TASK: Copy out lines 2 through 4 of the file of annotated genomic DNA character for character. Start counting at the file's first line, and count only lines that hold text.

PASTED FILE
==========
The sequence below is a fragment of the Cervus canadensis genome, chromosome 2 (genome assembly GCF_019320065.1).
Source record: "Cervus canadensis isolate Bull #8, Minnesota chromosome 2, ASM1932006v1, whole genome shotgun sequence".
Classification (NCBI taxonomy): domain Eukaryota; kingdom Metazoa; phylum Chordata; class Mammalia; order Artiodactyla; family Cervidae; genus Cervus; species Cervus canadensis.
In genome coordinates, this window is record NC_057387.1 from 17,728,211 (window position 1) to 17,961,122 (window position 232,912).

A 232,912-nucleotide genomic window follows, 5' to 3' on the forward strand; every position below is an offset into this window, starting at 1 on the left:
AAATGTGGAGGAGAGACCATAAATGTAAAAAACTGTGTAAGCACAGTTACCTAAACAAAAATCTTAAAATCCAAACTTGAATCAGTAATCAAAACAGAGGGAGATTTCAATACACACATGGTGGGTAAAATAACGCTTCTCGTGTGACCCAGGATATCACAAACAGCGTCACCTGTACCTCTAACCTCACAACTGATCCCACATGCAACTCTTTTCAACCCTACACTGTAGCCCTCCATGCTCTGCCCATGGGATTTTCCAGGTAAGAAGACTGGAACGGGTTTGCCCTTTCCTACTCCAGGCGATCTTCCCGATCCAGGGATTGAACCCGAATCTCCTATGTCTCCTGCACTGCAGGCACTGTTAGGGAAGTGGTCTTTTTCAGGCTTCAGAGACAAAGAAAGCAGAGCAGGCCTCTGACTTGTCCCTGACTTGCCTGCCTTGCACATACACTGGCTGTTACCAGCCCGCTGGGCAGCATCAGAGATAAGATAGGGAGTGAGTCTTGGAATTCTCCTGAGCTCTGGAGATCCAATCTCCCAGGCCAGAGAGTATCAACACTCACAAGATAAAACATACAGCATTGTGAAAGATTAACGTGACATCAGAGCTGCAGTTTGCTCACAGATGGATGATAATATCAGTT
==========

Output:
Source record: "Cervus canadensis isolate Bull #8, Minnesota chromosome 2, ASM1932006v1, whole genome shotgun sequence".
Classification (NCBI taxonomy): domain Eukaryota; kingdom Metazoa; phylum Chordata; class Mammalia; order Artiodactyla; family Cervidae; genus Cervus; species Cervus canadensis.
In genome coordinates, this window is record NC_057387.1 from 17,728,211 (window position 1) to 17,961,122 (window position 232,912).